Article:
Count Karl von Zinzendorf on Joseph II’s New Taxation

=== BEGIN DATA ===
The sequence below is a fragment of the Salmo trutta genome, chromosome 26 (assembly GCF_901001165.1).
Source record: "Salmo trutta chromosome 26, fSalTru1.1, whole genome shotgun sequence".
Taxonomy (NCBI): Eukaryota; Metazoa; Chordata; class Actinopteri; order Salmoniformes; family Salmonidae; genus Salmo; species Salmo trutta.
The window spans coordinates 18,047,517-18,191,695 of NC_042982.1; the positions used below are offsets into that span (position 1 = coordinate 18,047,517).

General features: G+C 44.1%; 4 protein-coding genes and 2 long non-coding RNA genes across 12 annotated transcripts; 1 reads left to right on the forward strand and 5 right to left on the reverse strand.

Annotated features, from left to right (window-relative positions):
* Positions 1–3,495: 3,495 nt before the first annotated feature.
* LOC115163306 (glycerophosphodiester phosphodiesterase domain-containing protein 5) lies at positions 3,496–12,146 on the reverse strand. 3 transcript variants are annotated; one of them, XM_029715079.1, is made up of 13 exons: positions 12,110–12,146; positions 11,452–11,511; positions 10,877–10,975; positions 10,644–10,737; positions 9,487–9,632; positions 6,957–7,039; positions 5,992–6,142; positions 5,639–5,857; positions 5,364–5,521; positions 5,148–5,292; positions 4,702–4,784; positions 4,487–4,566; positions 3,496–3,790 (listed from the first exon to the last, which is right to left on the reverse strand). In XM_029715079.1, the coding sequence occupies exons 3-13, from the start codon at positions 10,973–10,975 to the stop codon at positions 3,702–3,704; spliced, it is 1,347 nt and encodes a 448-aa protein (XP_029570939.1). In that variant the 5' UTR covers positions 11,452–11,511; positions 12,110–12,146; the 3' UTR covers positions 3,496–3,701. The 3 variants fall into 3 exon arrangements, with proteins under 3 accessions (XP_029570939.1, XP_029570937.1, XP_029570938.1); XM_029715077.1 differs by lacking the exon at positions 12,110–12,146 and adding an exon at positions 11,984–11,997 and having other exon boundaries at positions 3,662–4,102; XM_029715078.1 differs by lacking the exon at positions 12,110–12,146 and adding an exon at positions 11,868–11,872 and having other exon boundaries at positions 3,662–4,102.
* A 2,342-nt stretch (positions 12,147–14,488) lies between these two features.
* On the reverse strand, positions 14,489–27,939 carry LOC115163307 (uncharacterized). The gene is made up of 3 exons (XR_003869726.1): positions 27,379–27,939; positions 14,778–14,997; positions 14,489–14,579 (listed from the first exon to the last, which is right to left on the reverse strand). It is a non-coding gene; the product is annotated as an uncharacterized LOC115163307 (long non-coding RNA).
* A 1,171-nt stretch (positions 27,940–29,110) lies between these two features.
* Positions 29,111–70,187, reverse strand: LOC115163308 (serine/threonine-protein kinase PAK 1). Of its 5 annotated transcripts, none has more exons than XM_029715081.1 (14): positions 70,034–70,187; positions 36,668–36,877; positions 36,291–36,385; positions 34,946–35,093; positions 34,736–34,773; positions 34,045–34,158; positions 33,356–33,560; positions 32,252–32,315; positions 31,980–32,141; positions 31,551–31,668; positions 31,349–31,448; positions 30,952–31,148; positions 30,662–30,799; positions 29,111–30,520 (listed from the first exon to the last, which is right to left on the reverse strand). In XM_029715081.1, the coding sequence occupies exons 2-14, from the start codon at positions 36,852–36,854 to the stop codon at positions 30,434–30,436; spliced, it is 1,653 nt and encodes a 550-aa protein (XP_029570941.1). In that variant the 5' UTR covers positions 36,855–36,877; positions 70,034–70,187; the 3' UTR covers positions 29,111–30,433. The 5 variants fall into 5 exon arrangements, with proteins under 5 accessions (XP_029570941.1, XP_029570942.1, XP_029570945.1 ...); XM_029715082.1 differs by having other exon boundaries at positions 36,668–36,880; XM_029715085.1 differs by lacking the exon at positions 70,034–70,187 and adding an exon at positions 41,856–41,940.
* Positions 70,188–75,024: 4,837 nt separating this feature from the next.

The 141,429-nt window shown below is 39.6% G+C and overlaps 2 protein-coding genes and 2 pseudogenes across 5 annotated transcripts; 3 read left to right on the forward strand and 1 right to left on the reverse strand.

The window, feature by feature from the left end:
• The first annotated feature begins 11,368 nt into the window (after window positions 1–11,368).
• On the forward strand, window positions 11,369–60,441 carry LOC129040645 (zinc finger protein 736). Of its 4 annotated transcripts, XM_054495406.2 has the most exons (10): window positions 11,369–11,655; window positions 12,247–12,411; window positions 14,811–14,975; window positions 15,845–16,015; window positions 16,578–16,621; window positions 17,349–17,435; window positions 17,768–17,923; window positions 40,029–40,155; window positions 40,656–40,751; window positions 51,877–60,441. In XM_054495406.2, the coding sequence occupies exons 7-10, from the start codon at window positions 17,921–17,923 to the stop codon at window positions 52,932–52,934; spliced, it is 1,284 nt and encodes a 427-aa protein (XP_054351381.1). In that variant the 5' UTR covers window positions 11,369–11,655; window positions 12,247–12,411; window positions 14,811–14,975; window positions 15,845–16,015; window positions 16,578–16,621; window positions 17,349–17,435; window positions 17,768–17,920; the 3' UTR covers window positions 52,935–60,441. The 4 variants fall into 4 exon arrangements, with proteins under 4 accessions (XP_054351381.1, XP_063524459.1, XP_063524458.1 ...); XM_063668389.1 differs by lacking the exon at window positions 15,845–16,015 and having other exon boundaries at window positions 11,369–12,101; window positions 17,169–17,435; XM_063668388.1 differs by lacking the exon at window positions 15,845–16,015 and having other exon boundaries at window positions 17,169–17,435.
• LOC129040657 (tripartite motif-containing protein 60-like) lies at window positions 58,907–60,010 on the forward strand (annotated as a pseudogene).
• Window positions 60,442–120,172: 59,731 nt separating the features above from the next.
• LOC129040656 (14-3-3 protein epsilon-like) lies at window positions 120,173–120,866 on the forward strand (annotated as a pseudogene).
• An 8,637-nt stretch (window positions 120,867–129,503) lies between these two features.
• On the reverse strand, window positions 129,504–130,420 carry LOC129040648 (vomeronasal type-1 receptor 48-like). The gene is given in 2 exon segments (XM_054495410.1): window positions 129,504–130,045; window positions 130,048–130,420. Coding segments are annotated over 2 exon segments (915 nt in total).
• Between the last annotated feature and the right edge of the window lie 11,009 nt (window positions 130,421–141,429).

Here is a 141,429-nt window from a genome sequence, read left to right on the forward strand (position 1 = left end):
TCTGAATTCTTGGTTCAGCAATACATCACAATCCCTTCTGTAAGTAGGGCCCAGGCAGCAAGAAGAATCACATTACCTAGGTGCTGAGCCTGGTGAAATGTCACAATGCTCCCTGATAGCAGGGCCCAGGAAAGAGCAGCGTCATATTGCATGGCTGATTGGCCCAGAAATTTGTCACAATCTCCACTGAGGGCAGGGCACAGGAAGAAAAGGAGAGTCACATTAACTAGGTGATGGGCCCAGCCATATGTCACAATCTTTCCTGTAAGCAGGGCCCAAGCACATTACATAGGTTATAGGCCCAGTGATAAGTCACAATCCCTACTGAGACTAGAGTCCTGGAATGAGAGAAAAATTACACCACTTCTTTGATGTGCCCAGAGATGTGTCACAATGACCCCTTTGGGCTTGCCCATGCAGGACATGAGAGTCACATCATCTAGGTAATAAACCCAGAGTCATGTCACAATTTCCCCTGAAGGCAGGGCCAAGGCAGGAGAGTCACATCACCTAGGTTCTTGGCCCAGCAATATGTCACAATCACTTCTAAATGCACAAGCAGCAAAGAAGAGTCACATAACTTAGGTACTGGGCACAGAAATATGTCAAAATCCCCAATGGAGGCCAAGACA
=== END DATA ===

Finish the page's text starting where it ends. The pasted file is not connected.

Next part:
AbstractThe importance of financial issues in the central lands of the Austrian Monarchy in creating the critical situation which obtained by Joseph II’s death is well known. Central to these issues was the emperor’s attempt to recast the existing Contribution, the mainstay of Austrian direct taxation, into a single tax based solely on the produce of land and ending the need for other taxes. The present article amplifies and modifies the existing treatment of this still controversial subject, drawing principally on its manuscript History compiled by Count Karl von Zinzendorf, the emperor’s finance man and lead executive in the ‘revolutionary’ project. The article documents Zinzendorf’s admiring, but increasingly exasperated, view of the emperor, and the struggle between the two until Zinzendorf threw in the towel. It shows Zinzendorf’s view that from that point the tax plan came under radical leadership, and that in its final form in the Patent of 10 February 1789 it betrayed a wish by the emperor, urged by such advisers, to impoverish and weaken the nobility. It will be argued that it was Zinzendorf’s criticisms of Joseph’s plan, consistently put forward and consistently rejected, which formed the basis of the petition against it to Leopold II by the Estates of Lower Austria on 28 February 1790, and of the Patent of 6 April 1790 for Lower Austria by which Leopold accepted the grievances stated, and the remedy of total withdrawal proposed for them.